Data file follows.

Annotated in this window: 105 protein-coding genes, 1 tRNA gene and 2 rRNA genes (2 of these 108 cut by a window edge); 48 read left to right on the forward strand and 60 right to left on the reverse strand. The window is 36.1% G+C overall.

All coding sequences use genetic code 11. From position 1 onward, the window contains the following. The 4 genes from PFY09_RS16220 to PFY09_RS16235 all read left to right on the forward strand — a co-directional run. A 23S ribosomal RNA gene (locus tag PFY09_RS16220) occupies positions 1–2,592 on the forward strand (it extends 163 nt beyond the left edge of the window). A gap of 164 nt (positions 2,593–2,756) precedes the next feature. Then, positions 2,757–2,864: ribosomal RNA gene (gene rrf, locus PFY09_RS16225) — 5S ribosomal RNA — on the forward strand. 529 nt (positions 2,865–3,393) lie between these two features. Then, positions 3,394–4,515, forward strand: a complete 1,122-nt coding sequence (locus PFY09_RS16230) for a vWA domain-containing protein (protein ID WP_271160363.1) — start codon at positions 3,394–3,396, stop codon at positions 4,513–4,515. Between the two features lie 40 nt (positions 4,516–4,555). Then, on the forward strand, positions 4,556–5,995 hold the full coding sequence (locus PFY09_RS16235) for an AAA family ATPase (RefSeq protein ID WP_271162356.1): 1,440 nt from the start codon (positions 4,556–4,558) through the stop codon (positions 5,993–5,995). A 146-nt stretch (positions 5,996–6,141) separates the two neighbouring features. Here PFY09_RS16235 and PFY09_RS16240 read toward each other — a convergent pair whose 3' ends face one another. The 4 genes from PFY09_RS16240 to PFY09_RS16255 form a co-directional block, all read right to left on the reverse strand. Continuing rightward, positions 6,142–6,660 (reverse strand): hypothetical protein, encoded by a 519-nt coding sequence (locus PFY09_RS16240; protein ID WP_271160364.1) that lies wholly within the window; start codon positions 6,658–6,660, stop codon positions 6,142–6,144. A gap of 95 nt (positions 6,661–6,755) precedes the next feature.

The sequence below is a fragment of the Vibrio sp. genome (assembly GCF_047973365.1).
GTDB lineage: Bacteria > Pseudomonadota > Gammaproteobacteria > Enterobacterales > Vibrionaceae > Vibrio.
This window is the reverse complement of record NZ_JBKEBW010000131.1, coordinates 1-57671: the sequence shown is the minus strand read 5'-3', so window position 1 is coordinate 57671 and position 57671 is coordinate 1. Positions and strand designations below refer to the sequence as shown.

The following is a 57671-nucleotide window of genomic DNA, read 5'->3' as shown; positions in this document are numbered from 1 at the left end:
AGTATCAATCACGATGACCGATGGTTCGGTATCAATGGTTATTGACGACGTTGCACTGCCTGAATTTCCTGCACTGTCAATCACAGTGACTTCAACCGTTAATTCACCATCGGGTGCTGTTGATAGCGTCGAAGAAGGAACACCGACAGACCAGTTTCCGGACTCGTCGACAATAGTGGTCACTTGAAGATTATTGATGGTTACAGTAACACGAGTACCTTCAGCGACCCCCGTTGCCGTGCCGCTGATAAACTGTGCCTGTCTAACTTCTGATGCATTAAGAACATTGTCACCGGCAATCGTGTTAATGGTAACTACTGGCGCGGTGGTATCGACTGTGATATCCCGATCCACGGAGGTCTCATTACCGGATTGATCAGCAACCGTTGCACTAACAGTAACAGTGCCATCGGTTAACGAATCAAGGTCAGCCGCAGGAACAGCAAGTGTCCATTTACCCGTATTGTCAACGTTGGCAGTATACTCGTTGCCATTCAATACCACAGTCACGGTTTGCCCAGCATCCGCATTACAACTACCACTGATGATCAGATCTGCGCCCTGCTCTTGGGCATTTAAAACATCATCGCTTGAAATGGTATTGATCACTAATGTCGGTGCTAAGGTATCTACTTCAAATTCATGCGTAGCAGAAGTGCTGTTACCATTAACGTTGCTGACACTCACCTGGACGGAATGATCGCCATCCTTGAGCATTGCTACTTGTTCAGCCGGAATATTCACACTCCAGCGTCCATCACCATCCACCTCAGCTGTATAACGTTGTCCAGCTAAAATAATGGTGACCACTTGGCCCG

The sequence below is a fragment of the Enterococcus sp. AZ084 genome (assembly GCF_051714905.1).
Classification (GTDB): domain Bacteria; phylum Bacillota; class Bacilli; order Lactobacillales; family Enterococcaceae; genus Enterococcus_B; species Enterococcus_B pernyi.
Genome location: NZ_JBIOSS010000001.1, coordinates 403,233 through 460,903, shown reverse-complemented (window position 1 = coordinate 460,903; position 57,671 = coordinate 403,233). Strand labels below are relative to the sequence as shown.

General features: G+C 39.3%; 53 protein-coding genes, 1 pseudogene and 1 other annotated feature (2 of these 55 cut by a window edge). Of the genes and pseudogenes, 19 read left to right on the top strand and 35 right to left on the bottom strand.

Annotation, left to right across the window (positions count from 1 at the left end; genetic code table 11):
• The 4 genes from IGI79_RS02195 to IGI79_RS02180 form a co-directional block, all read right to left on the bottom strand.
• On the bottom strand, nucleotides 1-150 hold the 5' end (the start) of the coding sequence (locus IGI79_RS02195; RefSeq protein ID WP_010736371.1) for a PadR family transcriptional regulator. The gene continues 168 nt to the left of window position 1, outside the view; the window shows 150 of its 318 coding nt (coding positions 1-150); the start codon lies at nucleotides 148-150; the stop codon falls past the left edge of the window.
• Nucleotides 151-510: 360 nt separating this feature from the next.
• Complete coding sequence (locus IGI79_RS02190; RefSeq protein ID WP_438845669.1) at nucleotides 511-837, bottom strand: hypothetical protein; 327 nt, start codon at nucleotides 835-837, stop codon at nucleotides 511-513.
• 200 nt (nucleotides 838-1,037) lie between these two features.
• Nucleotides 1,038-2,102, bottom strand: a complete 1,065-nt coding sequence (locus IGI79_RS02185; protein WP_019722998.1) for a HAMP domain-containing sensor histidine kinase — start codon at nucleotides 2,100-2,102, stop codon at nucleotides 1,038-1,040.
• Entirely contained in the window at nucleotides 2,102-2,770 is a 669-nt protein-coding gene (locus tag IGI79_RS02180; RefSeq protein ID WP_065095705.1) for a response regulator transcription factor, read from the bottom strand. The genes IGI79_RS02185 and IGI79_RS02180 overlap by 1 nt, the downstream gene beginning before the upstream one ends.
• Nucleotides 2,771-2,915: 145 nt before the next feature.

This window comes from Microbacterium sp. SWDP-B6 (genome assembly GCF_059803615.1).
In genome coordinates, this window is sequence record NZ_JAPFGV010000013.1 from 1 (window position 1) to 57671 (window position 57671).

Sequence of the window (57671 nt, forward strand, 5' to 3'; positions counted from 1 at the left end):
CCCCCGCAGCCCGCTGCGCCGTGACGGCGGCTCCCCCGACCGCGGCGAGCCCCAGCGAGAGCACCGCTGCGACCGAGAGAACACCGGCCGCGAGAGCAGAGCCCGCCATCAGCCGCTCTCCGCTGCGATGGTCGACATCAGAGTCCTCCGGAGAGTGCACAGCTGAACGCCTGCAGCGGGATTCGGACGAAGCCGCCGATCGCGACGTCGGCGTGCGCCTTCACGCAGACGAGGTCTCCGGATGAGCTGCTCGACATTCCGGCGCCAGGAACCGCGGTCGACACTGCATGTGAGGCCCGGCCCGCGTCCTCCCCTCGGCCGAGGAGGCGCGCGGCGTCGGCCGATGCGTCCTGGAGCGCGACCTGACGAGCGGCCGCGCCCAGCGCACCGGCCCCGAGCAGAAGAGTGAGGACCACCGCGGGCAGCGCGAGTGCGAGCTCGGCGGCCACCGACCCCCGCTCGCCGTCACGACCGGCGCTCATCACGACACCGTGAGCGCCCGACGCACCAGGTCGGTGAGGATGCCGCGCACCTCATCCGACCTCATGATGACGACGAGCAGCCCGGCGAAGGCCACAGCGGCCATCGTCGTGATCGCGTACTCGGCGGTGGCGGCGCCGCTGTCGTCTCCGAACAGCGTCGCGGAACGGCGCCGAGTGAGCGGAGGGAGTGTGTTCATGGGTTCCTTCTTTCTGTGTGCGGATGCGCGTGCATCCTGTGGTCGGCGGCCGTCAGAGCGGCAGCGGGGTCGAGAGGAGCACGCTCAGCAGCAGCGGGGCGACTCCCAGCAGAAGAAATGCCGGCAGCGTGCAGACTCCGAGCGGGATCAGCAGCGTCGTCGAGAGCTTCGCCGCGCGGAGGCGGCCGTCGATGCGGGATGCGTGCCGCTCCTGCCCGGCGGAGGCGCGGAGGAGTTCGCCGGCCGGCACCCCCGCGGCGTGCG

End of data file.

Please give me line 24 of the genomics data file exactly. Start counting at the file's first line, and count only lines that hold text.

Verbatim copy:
CCCCCGCAGCCCGCTGCGCCGTGACGGCGGCTCCCCCGACCGCGGCGAGCCCCAGCGAGAGCACCGCTGCGACCGAGAGAACACCGGCCGCGAGAGCAGAGCCCGCCATCAGCCGCTCTCCGCTGCGATGGTCGACATCAGAGTCCTCCGGAGAGTGCACAGCTGAACGCCTGCAGCGGGATTCGGACGAAGCCGCCGATCGCGACGTCGGCGTGCGCCTTCACGCAGACGAGGTCTCCGGATGAGCTGCTCGACATTCCGGCGCCAGGAACCGCGGTCGACACTGCATGTGAGGCCCGGCCCGCGTCCTCCCCTCGGCCGAGGAGGCGCGCGGCGTCGGCCGATGCGTCCTGGAGCGCGACCTGACGAGCGGCCGCGCCCAGCGCACCGGCCCCGAGCAGAAGAGTGAGGACCACCGCGGGCAGCGCGAGTGCGAGCTCGGCGGCCACCGACCCCCGCTCGCCGTCACGACCGGCGCTCATCACGACACCGTGAGCGCCCGACGCACCAGGTCGGTGAGGATGCCGCGCACCTCATCCGACCTCATGATGACGACGAGCAGCCCGGCGAAGGCCACAGCGGCCATCGTCGTGATCGCGTACTCGGCGGTGGCGGCGCCGCTGTCGTCTCCGAACAGCGTCGCGGAACGGCGCCGAGTGAGCGGAGGGAGTGTGTTCATGGGTTCCTTCTTTCTGTGTGCGGATGCGCGTGCATCCTGTGGTCGGCGGCCGTCAGAGCGGCAGCGGGGTCGAGAGGAGCACGCTCAGCAGCAGCGGGGCGACTCCCAGCAGAAGAAATGCCGGCAGCGTGCAGACTCCGAGCGGGATCAGCAGCGTCGTCGAGAGCTTCGCCGCGCGGAGGCGGCCGTCGATGCGGGATGCGTGCCGCTCCTGCCCGGCGGAGGCGCGGAGGAGTTCGCCGGCCGGCACCCCCGCGGCGTGCG